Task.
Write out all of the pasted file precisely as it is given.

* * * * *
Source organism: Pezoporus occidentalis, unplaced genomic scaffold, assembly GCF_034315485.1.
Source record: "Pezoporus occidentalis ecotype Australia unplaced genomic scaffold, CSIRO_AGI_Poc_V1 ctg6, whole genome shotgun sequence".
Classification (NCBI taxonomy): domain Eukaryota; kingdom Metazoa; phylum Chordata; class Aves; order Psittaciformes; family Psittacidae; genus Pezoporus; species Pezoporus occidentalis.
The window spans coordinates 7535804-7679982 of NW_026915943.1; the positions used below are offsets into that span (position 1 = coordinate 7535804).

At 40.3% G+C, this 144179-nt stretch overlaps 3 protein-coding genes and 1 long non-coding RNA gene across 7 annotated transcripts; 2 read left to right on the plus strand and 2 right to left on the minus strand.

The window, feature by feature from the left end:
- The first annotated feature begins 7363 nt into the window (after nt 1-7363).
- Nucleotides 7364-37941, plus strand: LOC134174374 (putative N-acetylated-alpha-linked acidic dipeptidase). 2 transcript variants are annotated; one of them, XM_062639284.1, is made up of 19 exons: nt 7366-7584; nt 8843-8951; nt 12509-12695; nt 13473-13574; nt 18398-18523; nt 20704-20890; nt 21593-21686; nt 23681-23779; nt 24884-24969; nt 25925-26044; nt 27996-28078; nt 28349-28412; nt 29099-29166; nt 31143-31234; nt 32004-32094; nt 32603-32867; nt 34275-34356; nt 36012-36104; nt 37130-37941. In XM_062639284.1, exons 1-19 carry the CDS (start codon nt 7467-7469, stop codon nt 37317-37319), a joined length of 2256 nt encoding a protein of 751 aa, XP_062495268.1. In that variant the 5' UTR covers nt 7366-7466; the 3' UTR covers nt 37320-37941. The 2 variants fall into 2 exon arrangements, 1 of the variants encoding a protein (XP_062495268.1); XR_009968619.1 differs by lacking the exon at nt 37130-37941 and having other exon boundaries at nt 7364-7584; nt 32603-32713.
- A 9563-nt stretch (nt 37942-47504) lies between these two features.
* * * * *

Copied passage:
Source organism: Pezoporus occidentalis, unplaced genomic scaffold, assembly GCF_034315485.1.
Source record: "Pezoporus occidentalis ecotype Australia unplaced genomic scaffold, CSIRO_AGI_Poc_V1 ctg6, whole genome shotgun sequence".
Classification (NCBI taxonomy): domain Eukaryota; kingdom Metazoa; phylum Chordata; class Aves; order Psittaciformes; family Psittacidae; genus Pezoporus; species Pezoporus occidentalis.
The window spans coordinates 7535804-7679982 of NW_026915943.1; the positions used below are offsets into that span (position 1 = coordinate 7535804).

At 40.3% G+C, this 144179-nt stretch overlaps 3 protein-coding genes and 1 long non-coding RNA gene across 7 annotated transcripts; 2 read left to right on the plus strand and 2 right to left on the minus strand.

The window, feature by feature from the left end:
- The first annotated feature begins 7363 nt into the window (after nt 1-7363).
- Nucleotides 7364-37941, plus strand: LOC134174374 (putative N-acetylated-alpha-linked acidic dipeptidase). 2 transcript variants are annotated; one of them, XM_062639284.1, is made up of 19 exons: nt 7366-7584; nt 8843-8951; nt 12509-12695; nt 13473-13574; nt 18398-18523; nt 20704-20890; nt 21593-21686; nt 23681-23779; nt 24884-24969; nt 25925-26044; nt 27996-28078; nt 28349-28412; nt 29099-29166; nt 31143-31234; nt 32004-32094; nt 32603-32867; nt 34275-34356; nt 36012-36104; nt 37130-37941. In XM_062639284.1, exons 1-19 carry the CDS (start codon nt 7467-7469, stop codon nt 37317-37319), a joined length of 2256 nt encoding a protein of 751 aa, XP_062495268.1. In that variant the 5' UTR covers nt 7366-7466; the 3' UTR covers nt 37320-37941. The 2 variants fall into 2 exon arrangements, 1 of the variants encoding a protein (XP_062495268.1); XR_009968619.1 differs by lacking the exon at nt 37130-37941 and having other exon boundaries at nt 7364-7584; nt 32603-32713.
- A 9563-nt stretch (nt 37942-47504) lies between these two features.